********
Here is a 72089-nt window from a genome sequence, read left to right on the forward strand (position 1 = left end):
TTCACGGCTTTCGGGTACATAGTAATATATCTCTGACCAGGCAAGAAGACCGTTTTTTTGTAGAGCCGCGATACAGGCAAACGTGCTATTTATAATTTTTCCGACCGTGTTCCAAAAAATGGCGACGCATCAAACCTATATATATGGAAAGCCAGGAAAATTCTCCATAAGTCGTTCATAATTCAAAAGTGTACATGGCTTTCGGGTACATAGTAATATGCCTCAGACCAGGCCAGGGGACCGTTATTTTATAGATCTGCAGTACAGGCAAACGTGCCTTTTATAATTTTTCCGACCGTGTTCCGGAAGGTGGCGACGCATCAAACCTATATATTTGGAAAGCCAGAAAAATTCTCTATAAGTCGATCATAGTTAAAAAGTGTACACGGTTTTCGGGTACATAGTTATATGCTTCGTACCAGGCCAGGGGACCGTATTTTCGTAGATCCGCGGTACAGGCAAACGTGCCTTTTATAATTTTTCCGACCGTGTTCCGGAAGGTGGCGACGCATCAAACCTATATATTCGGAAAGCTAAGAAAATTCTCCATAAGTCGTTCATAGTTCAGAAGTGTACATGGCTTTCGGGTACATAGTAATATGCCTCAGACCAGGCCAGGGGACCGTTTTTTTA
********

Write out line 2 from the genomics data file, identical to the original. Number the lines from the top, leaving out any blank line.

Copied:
TTCACGGCTTTCGGGTACATAGTAATATATCTCTGACCAGGCAAGAAGACCGTTTTTTTGTAGAGCCGCGATACAGGCAAACGTGCTATTTATAATTTTTCCGACCGTGTTCCAAAAAATGGCGACGCATCAAACCTATATATATGGAAAGCCAGGAAAATTCTCCATAAGTCGTTCATAATTCAAAAGTGTACATGGCTTTCGGGTACATAGTAATATGCCTCAGACCAGGCCAGGGGACCGTTATTTTATAGATCTGCAGTACAGGCAAACGTGCCTTTTATAATTTTTCCGACCGTGTTCCGGAAGGTGGCGACGCATCAAACCTATATATTTGGAAAGCCAGAAAAATTCTCTATAAGTCGATCATAGTTAAAAAGTGTACACGGTTTTCGGGTACATAGTTATATGCTTCGTACCAGGCCAGGGGACCGTATTTTCGTAGATCCGCGGTACAGGCAAACGTGCCTTTTATAATTTTTCCGACCGTGTTCCGGAAGGTGGCGACGCATCAAACCTATATATTCGGAAAGCTAAGAAAATTCTCCATAAGTCGTTCATAGTTCAGAAGTGTACATGGCTTTCGGGTACATAGTAATATGCCTCAGACCAGGCCAGGGGACCGTTTTTTTA